on listening to elders and stories of stars

Stillness has returned to the desert night, after days of high winds and moments of pending rain. I am sitting here listening with my heart once more to Ernest Siva, Mrs. Anne Hamilton, and her daughter Rose Ann Hamilton​, who gave the keynote addresses at the Medicine Ways conference I attended yesterday. When I came home from that, I posted here, unable to find words for the deeper feelings I had. This night—and remembering their stories of stars and creation—brought the stillness needed for those deeper feelings to begin to emerge.

Mrs. Anne Hamilton, the last fully fluent speaker of Mountain Cahuilla, has for many years been teaching and helping young people to learn her language, and she continues this work to this very day alongside her daughter Rose Ann. The devotion and love involved in such a life’s work are beyond words, definitely beyond English words to convey. Mountain Cahuilla is so lovely and nuanced, and even just a few words of it bring a person to a different way of thinking about and being in the world. Hearing these two women speak to us was just—well, there are no good easy words for it. They shared a short animated film with a story of the Three Sisters in the night sky and Mrs. Annie speaking in Cahuilla and Adrian Salgado singing, and, while I cannot now remember the words, my heart stands still in the presence of them once more, hours later, when only the stars attend.

Their story walks alongside the words of Ernest Siva, who gave the blessing in Serrano and spoke of listening to his grandparents tell the stories of creation sometimes when sitting outside under the stars on the hot nights that come to this land. He spoke, too, of Dorothy Ramon and Katherine Siva Saubel, both of whom spent many years working to pass on their languages and cultural traditions (Serrano and Cahuilla, respectively) before walking on themselves, and of the work he and his wife June and others are doing at the Dorothy Ramon Learning Center. Their stories walk alongside the efforts of Bill and William Madrigal, Jr., Ray Huaute, Stanley Rodriguez, who spoke with us about their efforts teaching Cahuilla and Kumeyaay, especially. There was even a session on Lakota revitalization and a couple I missed (double schedulings). We laughed today and some of us cried, too (I surely did, and several times over), and I shall not soon forget any of it.

The greatest joy of my work now is in getting to learn from the efforts of these elders and tribal members: hearing the languages, trying to learn to listen better in them, is so healing, so helpful (so hard, sometimes, too, and humbling always!): English is simply not sufficient for the work the tribes have asked me to do on the Oasis of Maarra’. Not sufficient. Nor am I. But these people are far more than so, and I am so grateful to them for keeping their oral traditions and languages alive so they can be listened to, learned in, lived in. I am especially grateful to those who have been willing to talk with and work with me; without Ernest Siva, I would be lost where Serrano is concerned (for the book learning, from what Ernest calls Linguistic Times, quickly runs aground on orthographic persnicketies for me!). Without Dorothy Ramon’s book Wayta’ Yawa’ and Katherine Siva Saubel’s I’sill He’qwas Wa’xish: A Dried Coyote Tail, both done in collaboration with ethno-linguist Eric Elliott, my ability to even approach Serrano or Cahuilla would be greatly impoverished. (Although books have a tendency to make culture go dead and still, these volumes do such a good job of documenting the languages and traditions that the cadences and words fairly rise from/beyond the pages and shake a reader anyway!)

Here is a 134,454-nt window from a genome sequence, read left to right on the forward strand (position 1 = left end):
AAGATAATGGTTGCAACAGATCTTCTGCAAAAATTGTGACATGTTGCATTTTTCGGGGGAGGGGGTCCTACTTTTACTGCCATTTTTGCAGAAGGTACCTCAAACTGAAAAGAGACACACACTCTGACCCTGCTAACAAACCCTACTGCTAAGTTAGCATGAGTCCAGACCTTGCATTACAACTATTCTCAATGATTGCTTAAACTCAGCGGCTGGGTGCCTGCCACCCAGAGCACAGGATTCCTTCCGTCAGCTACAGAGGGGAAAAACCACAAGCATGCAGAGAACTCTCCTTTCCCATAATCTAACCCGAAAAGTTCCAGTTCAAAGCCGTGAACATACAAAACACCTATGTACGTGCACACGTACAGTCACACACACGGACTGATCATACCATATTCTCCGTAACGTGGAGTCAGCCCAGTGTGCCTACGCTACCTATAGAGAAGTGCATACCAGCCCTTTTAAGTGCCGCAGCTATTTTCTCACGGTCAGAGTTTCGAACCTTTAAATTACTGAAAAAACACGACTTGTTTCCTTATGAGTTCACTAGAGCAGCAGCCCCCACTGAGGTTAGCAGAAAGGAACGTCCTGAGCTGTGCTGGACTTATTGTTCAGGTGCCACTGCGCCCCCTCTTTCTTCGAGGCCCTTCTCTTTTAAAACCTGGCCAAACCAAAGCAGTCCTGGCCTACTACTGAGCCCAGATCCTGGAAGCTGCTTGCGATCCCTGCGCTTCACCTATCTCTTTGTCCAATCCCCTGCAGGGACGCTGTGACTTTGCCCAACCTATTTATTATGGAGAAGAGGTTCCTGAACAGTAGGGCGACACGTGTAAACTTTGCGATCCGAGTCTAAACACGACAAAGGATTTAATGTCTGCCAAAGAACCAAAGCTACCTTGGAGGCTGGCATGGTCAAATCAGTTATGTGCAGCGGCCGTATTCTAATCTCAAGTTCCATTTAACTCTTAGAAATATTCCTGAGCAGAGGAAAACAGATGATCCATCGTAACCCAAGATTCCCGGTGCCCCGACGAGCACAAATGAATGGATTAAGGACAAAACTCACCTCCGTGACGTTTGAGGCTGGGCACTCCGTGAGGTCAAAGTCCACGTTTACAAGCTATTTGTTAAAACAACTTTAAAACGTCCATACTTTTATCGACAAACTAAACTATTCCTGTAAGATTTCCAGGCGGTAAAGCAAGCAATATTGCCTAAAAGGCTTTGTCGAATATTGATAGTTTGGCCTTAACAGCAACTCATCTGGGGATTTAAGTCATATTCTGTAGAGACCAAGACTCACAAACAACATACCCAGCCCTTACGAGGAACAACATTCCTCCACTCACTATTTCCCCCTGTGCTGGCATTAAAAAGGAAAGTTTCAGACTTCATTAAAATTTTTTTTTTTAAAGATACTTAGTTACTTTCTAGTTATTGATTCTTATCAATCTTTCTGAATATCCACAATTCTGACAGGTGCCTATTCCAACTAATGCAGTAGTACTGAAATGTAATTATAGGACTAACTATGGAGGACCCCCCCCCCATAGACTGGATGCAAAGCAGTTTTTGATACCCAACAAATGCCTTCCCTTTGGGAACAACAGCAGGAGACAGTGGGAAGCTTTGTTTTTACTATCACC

Tonight I am thinking in particular of these elders and these stories, and of Ernest Siva and Mrs. Anne Hamilton and her daughter Rose Ann, in particular, for the stars are echoing what they said. Sometimes the people who do all of this work go unmentioned. I was overjoyed to hear several of the teachers and speakers at other sessions during the conference crediting “Mrs. Annie” for helping to keep Mountain Cahuilla living for them and Ernest for keeping the music of both Serrano and Cahuilla—and music itself, in voice and flutes and other ways at the Center–so vibrant. How much richer the soul of this nation would be, were we to make it a priority of having us all learn to value the languages of the people who were here first! Languages are love in action; they kindle social connections amongst humanity and hold people close with the land, sun, skies, waters, and all beings. Each unique, irreplaceable. I wish every child in this nation had a chance to hear Ernest Siva’s blessing of our gathering today and Mrs. Annie Hamilton’s story of the three sisters, tonight and every night. How I wish that, for all our children.



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